Is Cambridge losing its name power?
Things are changing in Britain thanks to the Brexit vote, but one shift being blamed – at least partly – on Brexit, came as a bit of a surprise. The University of Cambridge has seen its European enrollment drop nearly 15 percent since the vote. And those closest to the situation say that this is just the tip of the iceberg. That European enrollment could drops as much as 66 percent.
Some are arguing that this precipitous decrease is a result of the vote. Europeans are opting to stay home or go to the States rather than just across the channel to England.
Much of the blame is being placed on convenience, or, rather, the lack of convenience that will come to pass when Brexit is completed. One of the consequences of Brexit is that Europeans wishing to study in England will now need a visa, whereas, when The UK was a member of the European Union, this was not necessary.
In addition, people expect tuition fees – especially for European students – to increase dramatically, because current European students only pay the same as their Brit classmates. Now they will be forced to pay international tuition … which is up to double the current rate.
All of these concerns came to light when both the University leadership joined colleagues from 200 other universities to explain to the government what Brexit would mean to their current and potential student bodies.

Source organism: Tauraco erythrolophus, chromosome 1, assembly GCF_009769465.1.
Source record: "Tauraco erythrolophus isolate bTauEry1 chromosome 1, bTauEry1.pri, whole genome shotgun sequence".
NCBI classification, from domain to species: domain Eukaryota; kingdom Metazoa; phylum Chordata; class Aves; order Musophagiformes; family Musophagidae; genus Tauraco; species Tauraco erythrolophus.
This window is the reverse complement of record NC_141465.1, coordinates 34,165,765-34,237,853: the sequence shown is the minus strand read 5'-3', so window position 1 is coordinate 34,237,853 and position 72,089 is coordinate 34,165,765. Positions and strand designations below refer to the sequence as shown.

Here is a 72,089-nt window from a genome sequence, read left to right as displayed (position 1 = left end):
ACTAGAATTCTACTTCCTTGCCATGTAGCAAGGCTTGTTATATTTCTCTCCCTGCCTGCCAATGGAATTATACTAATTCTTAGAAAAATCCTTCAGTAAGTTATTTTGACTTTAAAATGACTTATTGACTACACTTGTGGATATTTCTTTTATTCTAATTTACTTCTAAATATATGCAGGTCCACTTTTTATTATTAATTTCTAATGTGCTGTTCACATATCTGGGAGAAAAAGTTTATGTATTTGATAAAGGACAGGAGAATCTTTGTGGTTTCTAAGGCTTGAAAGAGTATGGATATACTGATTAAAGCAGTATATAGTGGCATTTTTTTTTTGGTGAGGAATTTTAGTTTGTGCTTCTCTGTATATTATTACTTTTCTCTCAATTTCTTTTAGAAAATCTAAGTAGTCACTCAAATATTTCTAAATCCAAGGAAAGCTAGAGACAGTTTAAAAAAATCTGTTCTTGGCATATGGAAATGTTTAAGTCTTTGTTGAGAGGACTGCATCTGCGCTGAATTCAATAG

Other concerns included a possible negative impact on academic research funding. If there are fewer foreign students, there may well be fewer foreign donors willing to fund research that will mostly benefit British scholars.
This is a major factor because the UK is second only to Germany in the amount of research funding universities receive from the European Union. Currently, Cambridge receives up to 17 percent of its research funding from the EU.
Another unintended consequence: British students may lose out on the European student exchange program known as Erasmus, which gives both interested Brits and interested Europeans the opportunity to ‘swap’ and attend foreign universities. With a more complicated program in both directions, it could discourage many students from attempting the program.
The issue is not all about convenience, though. According to various media reports, Europeans make up about 5.5 percent of the total number of college students in the UK and bring in nearly $5 billion into the national economy each year. Proponents of Brexit, as well as the politicians who will be forced to manage it, will face the consequences of losing that income if they can’t find a way to make it work…or, at least, find a workaround.